By Barbara Slavin
Republican presidential candidates at their debate last night in Las Vegas focused on terrorism as a major threat to the American way of life.
New Jersey Gov. Chris Christie was the most dramatic, accusing President Barack Obama and former Secretary of State Hillary Clinton of “betraying” Americans through “weak” and “feckless” leadership.
“People across this country are scared to death,” Christie said, looking directly into the camera at a television and Internet audience of millions. “Because I could tell you this, as a former federal prosecutor, if a center for the developmentally disabled in San Bernardino, California is now a target for terrorists, that means everywhere in America is a target for these terrorists.”
Christie’s chilling reference to the December 2 attack that killed 14 people at a holiday party may be his best hope to gain support in a crowded field – or to become attorney general if the next president is a Republican. But statistics show that the threat from the group that calls itself the Islamic State (ISIS) is not on a par with other major concerns, including gun violence, which the Centers for Disease Control and Prevention says takes 10,000 lives in the U.S. every year.
Since September 11th, attacks by right-wing extremists have killed 48 people in the United States compared to 43 dead by the hands of radical Islamists, according to the New America Foundation’s International Security Program.
Furthermore, another study released earlier this month by George Washington University Program on Extremism, 71 people have been arrested in America for links to ISIS since the group declared its “caliphate” in 2014. Of that number, a big majority — 58 –were American citizens. Nearly half were not born Muslim, and a third were under age 21.
The remedy advocated by Christie and several other Republican candidates – restricting or, in the case of Donald Trump, banning Muslims from immigrating to the United States – is not the best way to diminish the danger.
Combating the threat of domestic terrorism requires a much more nuanced approach targeted less on immigrants and refugees than on troubled American youth. Experts in the field of what is known as countering violent extremism point to pilot programs in the American cities – Boston, Denver and Minneapolis – that have shown promise in identifying susceptible young people before they “self-radicalize,” typically via the Internet.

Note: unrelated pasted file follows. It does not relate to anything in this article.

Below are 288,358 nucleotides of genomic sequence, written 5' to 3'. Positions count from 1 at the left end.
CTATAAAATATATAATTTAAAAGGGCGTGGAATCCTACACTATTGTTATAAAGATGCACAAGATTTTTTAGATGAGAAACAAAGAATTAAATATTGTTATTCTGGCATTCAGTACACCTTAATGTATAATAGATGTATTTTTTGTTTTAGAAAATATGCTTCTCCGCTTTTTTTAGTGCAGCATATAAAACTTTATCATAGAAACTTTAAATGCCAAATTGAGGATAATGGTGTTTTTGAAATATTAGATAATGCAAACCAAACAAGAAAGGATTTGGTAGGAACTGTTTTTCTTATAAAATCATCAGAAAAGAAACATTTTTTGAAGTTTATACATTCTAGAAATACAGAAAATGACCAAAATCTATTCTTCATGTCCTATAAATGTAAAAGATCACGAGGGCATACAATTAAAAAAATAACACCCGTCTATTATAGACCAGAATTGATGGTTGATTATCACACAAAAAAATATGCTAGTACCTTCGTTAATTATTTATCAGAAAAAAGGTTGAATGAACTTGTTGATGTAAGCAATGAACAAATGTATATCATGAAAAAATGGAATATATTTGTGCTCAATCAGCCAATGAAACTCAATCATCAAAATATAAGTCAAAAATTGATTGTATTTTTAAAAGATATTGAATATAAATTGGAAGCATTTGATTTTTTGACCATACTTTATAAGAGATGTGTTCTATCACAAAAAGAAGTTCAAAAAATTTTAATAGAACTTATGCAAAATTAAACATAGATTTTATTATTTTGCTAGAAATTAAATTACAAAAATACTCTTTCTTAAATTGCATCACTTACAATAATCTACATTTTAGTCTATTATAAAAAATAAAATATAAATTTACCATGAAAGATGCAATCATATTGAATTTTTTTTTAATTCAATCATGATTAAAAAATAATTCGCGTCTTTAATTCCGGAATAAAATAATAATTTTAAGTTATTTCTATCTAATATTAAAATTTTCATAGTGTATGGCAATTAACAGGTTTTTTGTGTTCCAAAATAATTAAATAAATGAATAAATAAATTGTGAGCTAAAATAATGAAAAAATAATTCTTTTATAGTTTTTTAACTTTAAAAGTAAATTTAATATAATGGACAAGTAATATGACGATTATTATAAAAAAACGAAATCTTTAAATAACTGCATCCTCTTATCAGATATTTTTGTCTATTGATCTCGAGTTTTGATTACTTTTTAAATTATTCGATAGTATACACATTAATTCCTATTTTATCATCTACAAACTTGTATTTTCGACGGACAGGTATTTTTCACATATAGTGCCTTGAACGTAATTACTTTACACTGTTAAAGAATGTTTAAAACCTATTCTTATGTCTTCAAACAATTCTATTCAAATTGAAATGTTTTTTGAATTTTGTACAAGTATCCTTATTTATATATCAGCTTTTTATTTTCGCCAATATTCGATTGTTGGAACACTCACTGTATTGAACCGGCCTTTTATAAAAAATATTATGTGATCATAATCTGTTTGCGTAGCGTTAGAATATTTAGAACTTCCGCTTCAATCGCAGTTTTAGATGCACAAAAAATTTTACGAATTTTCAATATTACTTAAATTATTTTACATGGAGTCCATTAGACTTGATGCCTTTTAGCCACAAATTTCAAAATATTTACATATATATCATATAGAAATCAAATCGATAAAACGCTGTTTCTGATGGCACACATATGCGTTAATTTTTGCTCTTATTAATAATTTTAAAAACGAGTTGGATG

Another study tells of a case in Denver, Colorado, where the FBI spotted a would-be jihadist named Shannon Conley. By working with her parents and religious leaders, authorities were able to persuade her not to travel to Syria, but to work in her community to assist refugees from the Syrian civil war.
In Minneapolis, meanwhile, Abdullahi Mohamud Yusuf, an ethnic Somali who was planning to join ISIS, was placed in a half way house and obliged to work with a group that promotes civic involvement, the study said.
Techniques that have succeeded in addressing gang violence and drugs may be more applicable to such young people than other counter-terrorism and law enforcement methods.
Diminishing the appeal of ISIS in America. also depends on puncturing the group’s narrative of success abroad. Here the Obama administration can be justifiably criticized for lacking a decisive military strategy, but it’s far from clear that Republican prescriptions would work any better.
For example, Texas Sen. Ted Cruz’s recommendation to “carpet bomb” the ISIS “capital” in Syria, Raqqa, would kill thousands of innocent civilians, including many who do not subscribe to radical Islam.
The campaign against ISIS also requires the broadest possible international coalition. In that context, Ohio Gov. John Kasich’s threat to punch the Russians “in the nose” is likely to be counterproductive. Christie’s promise to shoot down a Russian fighter plane if it intruded into the airspace of a yet-to-be established no fly zone in Syria on the border with Turkey was no better.
The nine Republicans on the stage in Las Vegas were also almost universal in their derision for the nuclear agreement reached earlier this year with Iran, another country that has been battling ISIS even as it supports the Syrian regime of Bashar al-Assad, which has been a major catalyst for the growth of the group.
Cruz, who like Kentucky Sen. Rand Paul is semi-isolationist when it comes to sending U.S. ground troops abroad, made an exception for the Islamic Republic which, Cruz said, had “declared war” on the United States.
Trump, while decrying the incredible waste of American taxpayer money on overturning the government of Iraq, called the nuclear deal with Iran “horrible, disgusting and incompetent.” Yet the flamboyant New York real estate magnate is so ignorant about nuclear matters that he did not understand a question referring to the “triad” — the means of delivering a nuclear weapon from air, land or sea.
“Nuclear, the power, the devastation, it’s very important to me,” was the incoherent response of a man who fancies himself the future commander in chief of the world’s greatest superpower.
Trump also seemed to think there is a way of barring jihadists from what he called “our” Internet.
In this comedy of errors, former Florida Gov. Jeb Bush, who has struggled to gain popular support, distinguished himself as a relative grownup.
He pushed back in particular against Trump’s proposal to ban Muslim immigrants.
“We can’t dissociate ourselves from peace-loving Muslims,” Bush said. As for defeating ISIS abroad, he said, “It’s about developing a strategy, leading the world.”